My other point is the recent Trudeau interview where upon being questioned re a complete West Coast Supertanker ban, he clung to a feeble deflection response about re-opening the Kitsilano Coast Guard station. I notice that Jess Housty from Bella Bella pointed out that approx 625 k of coastline seperates that Kits station from where #nathanEstewart currently rests upon a reef, barely showing its twin stacks & the skippers cockpit doors are open lets the surging waves through. If, as many have claimed 'why dilbit floats!' in regard to 'world class' spill response & cleanup whether in the Saskachewan River or the complexities of the BC marine coast.. then what the hell is happening that a leaking tug's diesel fuel which also floats, is now dispersing (what a term) at the whim of nature, tides, currents and the wind. Oh, the 'response' containment booms are being wiped out by relatively mild swells 1-3 meters.. but don't worry, there's some 'more seaworthy' booms coming soon..
And by the way.. as I have pointed out to many.. why in hell is the BC Legislature 'cancelled' until next year ? And has a single soul received an explanation for this from the brilliant Christy Clark? Or one of her spokeswankers?
This is the reality of the political and environmental posing & fairy tales being spewed by the most senior public servants in the land.. its stunning.. and truly dangerous.. and mainstream media should either get off their ass and report this (its called journalism) or just admit they are as vacant & MIA as the current political wastrels who must have connived their way to power & responsibility ..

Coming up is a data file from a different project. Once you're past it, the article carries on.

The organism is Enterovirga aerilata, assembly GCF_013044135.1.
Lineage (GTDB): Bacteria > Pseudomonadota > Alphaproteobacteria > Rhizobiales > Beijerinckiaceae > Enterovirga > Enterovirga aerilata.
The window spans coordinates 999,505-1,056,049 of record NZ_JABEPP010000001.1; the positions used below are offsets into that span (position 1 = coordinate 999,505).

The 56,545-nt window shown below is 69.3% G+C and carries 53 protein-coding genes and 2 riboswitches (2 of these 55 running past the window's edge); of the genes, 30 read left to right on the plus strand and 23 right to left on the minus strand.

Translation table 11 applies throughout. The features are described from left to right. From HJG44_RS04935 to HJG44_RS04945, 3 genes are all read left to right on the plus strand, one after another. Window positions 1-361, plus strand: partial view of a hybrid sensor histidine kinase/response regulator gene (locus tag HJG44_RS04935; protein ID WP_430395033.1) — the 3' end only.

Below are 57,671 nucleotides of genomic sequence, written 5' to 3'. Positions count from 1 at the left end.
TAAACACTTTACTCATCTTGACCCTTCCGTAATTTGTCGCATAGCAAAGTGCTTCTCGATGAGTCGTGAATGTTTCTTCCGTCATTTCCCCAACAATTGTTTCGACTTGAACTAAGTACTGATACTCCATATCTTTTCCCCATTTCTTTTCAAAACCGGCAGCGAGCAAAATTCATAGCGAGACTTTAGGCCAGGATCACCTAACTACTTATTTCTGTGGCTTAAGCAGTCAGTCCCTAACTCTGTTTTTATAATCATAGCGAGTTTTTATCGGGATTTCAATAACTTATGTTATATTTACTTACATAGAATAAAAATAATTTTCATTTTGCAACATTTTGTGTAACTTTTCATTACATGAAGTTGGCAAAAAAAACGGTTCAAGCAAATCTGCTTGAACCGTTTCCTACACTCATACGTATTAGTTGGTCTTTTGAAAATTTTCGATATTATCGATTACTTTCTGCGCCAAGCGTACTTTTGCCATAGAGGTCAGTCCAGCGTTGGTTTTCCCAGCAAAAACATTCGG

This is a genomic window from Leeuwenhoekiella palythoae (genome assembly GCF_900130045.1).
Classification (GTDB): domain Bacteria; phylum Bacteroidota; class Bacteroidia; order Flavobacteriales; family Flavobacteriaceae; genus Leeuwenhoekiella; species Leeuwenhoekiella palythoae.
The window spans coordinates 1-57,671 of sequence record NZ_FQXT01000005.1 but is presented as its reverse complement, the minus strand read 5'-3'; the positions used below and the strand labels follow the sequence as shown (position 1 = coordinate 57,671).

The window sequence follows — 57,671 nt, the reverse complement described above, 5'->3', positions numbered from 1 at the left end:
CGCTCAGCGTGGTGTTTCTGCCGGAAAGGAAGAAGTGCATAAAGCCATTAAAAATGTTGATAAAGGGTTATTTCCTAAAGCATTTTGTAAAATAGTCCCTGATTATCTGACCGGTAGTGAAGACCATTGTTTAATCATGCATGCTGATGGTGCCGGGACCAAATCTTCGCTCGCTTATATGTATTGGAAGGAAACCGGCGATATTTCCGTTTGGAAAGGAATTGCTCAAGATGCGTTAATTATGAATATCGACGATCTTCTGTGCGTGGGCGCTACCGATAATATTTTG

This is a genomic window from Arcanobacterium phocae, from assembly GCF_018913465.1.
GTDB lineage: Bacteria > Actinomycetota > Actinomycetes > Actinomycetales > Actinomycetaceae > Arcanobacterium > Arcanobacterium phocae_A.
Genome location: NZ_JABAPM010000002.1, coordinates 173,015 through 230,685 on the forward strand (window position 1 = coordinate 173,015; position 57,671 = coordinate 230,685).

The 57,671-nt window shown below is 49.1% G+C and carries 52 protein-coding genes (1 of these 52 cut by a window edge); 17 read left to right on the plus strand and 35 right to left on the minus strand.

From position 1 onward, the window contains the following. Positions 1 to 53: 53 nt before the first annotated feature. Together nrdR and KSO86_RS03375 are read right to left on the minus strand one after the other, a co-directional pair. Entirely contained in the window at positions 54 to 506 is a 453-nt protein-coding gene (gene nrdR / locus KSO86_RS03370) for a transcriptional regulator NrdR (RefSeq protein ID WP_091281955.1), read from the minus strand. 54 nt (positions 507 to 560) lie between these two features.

That's a lot to unpack, Sal. Why is Christie Clark governing by fiat. Because she can. The public seems either indifferent or hopelessly dispirited and, for that, much of the responsibility rests on the shoulders of the provincial NDP for their failure to engage the electorate. Adrian Dix caused lasting damage to the NDP brand in handing the last election to Clark literally without a fight. The new fellow, Horgan, is likeable enough but isn't making much of an impression. All of which leaves us in a one-party state.
Western (coastal) BC remains a powderkeg for the Dauphin. After spewing all the fanciful crap about "social licence" it's plain he hasn't got it. And he hasn't got the support of area First Nations either. Alberta will give him social licence for BC pipeline/supertanker initiatives and, for that matter, so will most of the rest of Canada but not where it matters.
What little faith I had in Trudeau & Co. went out the window when Dame Cathy's enviromin authorized Corexit as an oil spill dispersant. That stuff is the Thalidomide of the Sea. It doesn't disperse spills. It sinks the oil to the bottom. So here we have dilbit, which we know goes through a process of separation once spilled with the really toxic sludge sinking to the bottom and our national government in Ottawa approves an equally toxic "out of sight/out of mind" chemical to help it on its way.